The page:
BERLIN—There is a ticking demographic time bomb in fast-aging Germany that threatens the country’s generous welfare system.
Politicians’ reaction: Spend more money on pensioners.
At a meeting on Thursday night, Chancellor Angela Merkel’s government agreed to spend nearly €4 billion ($4.2 billion) more on pensions annually in a bid to bolster the incomes of people in eastern Germany and those unable to work.
And this is just the beginning. With next year’s general election approaching, parties are jostling to grab votes from the bulging cohort of current and soon-to-be pensioners with promises economists warn could put a huge burden on Europe’s largest economy.
These range from guaranteeing a minimum pension for some workers to raising pensions for everyone and injecting more taxpayer money into the system, all of which would add tens of billions of euros to its vast financing needs.
The unfolding bonanza belies the country’s reputation for fiscal rectitude, forged over a decade spent admonishing its neighbors to cut spending and reduce public debts.
It is also risky. Many mature countries face a fiscal crunch as baby boomers head into retirement. This is a particular problem for those like Germany that rely on pay-as-you-go systems, where workers support pensioners directly. As the ratio of workers to pensioners shifts, the levies on wages rise, making labor expensive and less competitive.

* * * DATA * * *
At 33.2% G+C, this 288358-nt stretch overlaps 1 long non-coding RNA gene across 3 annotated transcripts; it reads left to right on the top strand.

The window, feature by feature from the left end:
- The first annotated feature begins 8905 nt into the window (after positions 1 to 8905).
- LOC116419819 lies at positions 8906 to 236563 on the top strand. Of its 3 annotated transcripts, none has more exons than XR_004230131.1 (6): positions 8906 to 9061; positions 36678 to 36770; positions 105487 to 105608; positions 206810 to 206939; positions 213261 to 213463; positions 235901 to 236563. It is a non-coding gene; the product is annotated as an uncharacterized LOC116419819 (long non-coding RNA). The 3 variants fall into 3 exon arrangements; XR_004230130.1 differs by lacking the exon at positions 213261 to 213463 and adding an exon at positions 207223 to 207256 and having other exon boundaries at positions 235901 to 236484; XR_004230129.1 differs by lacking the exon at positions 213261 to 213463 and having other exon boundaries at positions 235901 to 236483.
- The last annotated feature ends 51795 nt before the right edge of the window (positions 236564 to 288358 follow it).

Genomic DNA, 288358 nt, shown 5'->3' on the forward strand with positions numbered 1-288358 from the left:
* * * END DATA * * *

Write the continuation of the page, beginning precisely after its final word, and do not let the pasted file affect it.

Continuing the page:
And Germany is heading for the crunch faster than most because its society began aging earlier. While a series of overhauls a decade ago has bought it time, economists warn today’s promises are threatening this achievement.
“They make election gifts to pensioners and leave the future generations to settle the bill,” said Friedrich Breyer, professor for economic and social policy at Konstanz University.
The government and opposition parties aren’t contesting the increased financial burden any improvement in the lot of pensioners will bring, but argue they want to forestall old-age poverty in the future, even if it is not a problem at present.
Electorally, the move makes sense too.
Of the country’s roughly 82 million inhabitants, more than 20 million are already retired. Last year, Germans older than 60 made up 34.8% of the population compared with 27.8% in 1995. The share of those above 50 stood at 54.4%, up from 44.9% in 1995.
The over-50 aren’t just the biggest voting group, they’re also highly mobilized, pollsters say. A September Forsa poll showed 75% of Germans were deeply concerned about old-age poverty.
Much of this concern focuses on a provision that entitles all workers to a state pension worth at least 43% of their average income over their working years. The law expires in 2030, however, and economists warn that extending it without raising the retirement age would put too heavy a burden on the shrinking number of workers who maintain the program.
Labor Minister Andrea Nahles shrugged off this concern on Friday, proposing that the level should in fact rise to 46% through 2045. The move would be financed by higher employee contributions and €9 billion in fresh tax subsidies, something she argued was morally necessary and financially affordable given the country’s good economic health.
“I want to enable everybody to keep the standard of living they are accustomed to when they are old,” said Ms. Nahles.